At last... a day out of town! Margie M. and I had a great day of birding the La Manche area earlier this week.
Of course on our wish-list was the Blue-headed Vireo, but it was no guarantee. As soon as we got out of the car near the house near the park entrance, Margie heard the vireo. It was singing loudly, but it stayed well out of our view. We gave up and went into the park itself where there were very few birds. On our way out, we stopped one more time and got a brief look at the vireo. What a lovely song!
Very much present on the park road were the lovely Black-throated Green Warblers. I can never get enough of them.
We went on to the La Manche hiking trail where we saw several warblers, a possible flycatcher and heard this Gray-cheeked Thrush. Its call was what helped us to identify this bird long before we saw it. Finally, after staying in the area for quite some time, it showed itself. These birds, unlike their cousin the Hermit Thrush, are very hard to see. They are much more elusive, so we considered ourselves very lucky to have had a look, no matter how brief.
When bird sightings have dried up here in St. John's, it was really great to see as many birds as we did along the route to Renews.
I had a long walk up Cochrane Pond Road today and really focused on birds. I saw 24 species and promise my next post will be on some of the birds I saw. However, I can't help but share the two special creatures I saw today. This unusual long-legged fly is called a Phantom Crane Fly. It floats through the air. Lucky for me, it lit on a nearby leaf.
Thinking my observations were done for the day, I began working in my backyard. Those darn weeds are still there. As I put the weed puller in the ground, up crawled this large moth.
Laying a marker where I saw it, I rushed in to get my camera. It took me two times of searching before I relocated it.
I think this is a Large Yellow Underwing moth which is the most common of the two I considered.
The Large Yellow Underwing was introduced into Nova Scotia some years ago. It would make sense it would find its way here in Newfoundland.
I included so many pictures of this moth because I was closely studying it in consideration of the very similar, rare UK Lunar Yellow Underwing. Honestly, the marking seem exact for the Lunar, but given the rare status, I figure it probably isn't. Anyway, the moral of the story...observation is never done. Surprises just appear everywhere and all the time.
Well, when you really start thinking small and looking closely, there is a lot to see in the insect world. Sadly, I don't know what I am seeing most of the time. I'm sure it would enhance an already great experience if I could put a name to them. I found this dragonfly/damselfly with a blue head at Murphy's Pond off Power's Road.
At the same location I came upon this Crimson-ringed Whiteface with a spider in its clutches.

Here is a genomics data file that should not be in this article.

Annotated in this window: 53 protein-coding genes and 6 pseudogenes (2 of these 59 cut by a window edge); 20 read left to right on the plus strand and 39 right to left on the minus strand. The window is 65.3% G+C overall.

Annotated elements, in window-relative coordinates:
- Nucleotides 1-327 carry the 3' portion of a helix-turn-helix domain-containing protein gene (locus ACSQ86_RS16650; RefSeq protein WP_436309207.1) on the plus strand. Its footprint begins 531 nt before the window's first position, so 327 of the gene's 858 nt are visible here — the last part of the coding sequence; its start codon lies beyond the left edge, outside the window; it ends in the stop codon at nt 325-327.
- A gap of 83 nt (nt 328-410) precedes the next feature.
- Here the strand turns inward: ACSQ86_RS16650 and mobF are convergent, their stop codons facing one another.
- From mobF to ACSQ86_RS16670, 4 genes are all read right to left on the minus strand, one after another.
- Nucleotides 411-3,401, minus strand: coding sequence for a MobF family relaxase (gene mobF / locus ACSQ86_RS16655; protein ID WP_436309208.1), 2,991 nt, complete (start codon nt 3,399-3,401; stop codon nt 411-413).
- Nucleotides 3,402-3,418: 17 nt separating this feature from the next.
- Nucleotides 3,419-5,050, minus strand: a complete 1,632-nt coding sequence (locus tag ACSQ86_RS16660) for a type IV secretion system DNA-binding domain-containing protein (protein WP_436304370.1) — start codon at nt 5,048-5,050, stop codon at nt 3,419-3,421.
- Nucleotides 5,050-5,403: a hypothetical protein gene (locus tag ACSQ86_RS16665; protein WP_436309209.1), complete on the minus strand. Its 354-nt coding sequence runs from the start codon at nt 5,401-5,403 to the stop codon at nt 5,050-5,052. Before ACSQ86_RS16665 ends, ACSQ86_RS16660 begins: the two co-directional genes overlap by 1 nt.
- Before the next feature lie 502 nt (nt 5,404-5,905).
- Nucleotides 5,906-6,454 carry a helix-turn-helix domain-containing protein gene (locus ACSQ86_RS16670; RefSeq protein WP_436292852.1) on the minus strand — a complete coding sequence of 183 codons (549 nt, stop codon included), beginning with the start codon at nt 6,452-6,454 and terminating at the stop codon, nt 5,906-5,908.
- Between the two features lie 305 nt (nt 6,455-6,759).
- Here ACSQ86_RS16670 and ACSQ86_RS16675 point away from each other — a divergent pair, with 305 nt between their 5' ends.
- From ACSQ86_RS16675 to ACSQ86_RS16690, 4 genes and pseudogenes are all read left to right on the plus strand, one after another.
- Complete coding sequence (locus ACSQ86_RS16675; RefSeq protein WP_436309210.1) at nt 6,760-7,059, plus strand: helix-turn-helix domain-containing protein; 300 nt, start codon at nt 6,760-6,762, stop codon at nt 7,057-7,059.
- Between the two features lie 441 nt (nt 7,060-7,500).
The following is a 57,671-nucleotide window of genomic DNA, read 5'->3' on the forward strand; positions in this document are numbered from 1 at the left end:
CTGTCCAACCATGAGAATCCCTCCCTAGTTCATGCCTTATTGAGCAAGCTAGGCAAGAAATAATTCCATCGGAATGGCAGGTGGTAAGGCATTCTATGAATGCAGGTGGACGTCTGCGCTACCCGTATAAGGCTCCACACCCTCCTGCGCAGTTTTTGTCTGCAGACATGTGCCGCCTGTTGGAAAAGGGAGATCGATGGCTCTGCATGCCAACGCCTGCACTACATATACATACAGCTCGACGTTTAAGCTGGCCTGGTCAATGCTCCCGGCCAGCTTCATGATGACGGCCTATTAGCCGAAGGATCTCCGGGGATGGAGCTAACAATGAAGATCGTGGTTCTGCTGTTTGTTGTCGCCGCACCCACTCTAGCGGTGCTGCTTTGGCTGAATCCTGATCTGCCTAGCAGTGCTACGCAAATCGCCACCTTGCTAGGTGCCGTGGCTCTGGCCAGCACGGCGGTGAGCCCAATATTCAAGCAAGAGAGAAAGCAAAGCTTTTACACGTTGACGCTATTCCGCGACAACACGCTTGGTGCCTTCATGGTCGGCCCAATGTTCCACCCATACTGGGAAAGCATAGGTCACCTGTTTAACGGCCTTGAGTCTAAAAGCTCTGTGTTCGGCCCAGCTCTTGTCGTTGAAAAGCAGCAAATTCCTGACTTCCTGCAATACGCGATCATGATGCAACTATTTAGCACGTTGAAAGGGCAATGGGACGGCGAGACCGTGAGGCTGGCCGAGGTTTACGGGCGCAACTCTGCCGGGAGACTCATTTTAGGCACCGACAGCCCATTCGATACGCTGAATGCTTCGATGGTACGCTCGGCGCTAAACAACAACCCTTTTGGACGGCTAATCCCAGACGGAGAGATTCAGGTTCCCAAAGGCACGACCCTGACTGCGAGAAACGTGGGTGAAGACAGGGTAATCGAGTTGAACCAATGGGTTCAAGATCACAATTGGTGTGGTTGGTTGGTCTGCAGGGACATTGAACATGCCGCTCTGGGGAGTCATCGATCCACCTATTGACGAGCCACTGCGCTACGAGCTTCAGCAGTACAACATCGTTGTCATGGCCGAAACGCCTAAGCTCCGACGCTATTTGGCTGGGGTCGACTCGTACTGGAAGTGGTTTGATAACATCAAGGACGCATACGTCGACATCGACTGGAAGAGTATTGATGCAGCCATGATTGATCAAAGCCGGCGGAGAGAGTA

While I have posted a dragonfly like this before, I am including this photo because it looks like the beast has eyes in the back of the head. Odd.
Also at Murphy's Pond the Northern Bluet have appeared in abundance.
They are so small it is really difficult to see them. Small streaks of blue dash here and there.
These little alien-looking creatures would be classified as damselflies, I think. Look at the tiny mouth.
At Second Pond trail, I came upon my first Silvery Blue butterfly.
It really depends on the light of the day whether these look blue, silver or even white.
Here are a couple more dragonflies that I have no idea what they are.
I think this is a butterfly, but it could be a moth. I sorely need to be schooled on insects.
While not formal training, I find I am slowly learning as I photograph and explore these flying things.
This odd looking creature is probably a moth. I wasn't able to get a full-on shot. This may be a Plume Moth. I saw one in my yard this week, but couldn't relocate it once I had my camera.
Maybe a Silvery Blue?
I couldn't find another butterfly like this anywhere, so clearly, I don't know what it is.
Another Silvery Blue, I think. One of my pet peeves is finding a picture of a like butterfly or dragonfly online without a name attached to it. Yet, here I am doing the same thing. Any assistance in identifying the unknown is welcome.
I went for my walk in Goulds this morning. Both yesterday and today, I let two good birds get away without identification. Thank goodness for other surprises.
I spotted this amazing damselfly along the boardwalk at Bidgood's Park. I watched it for awhile from a distance, and I was really hoping I wasn't going to have to step into the marsh to get to it.
Its flash of wings was phenomenal. It is too bad I don't have a shot of open wings. My patience paid off after more than 30 minutes of tracking it.
It came closer and closer and often kept its eyes peeled on me. These pictures are not altered in any way other than cropping. These are the actual colors of this creature.
This damselfly is very similar to the Sparkling Jewelwing which is more common in the southern U.S. and the Banded Demoiselle (male) of Europe. After studying the images online, I concluded this is a River Jewelwing, even though Newfoundland is not within its normal range. It is known to be most frequent from B.C. to Nova Scotia and uncommon to Newfoundland.
I got more pictures of different insects this morning, but this one just had to be showcased alone.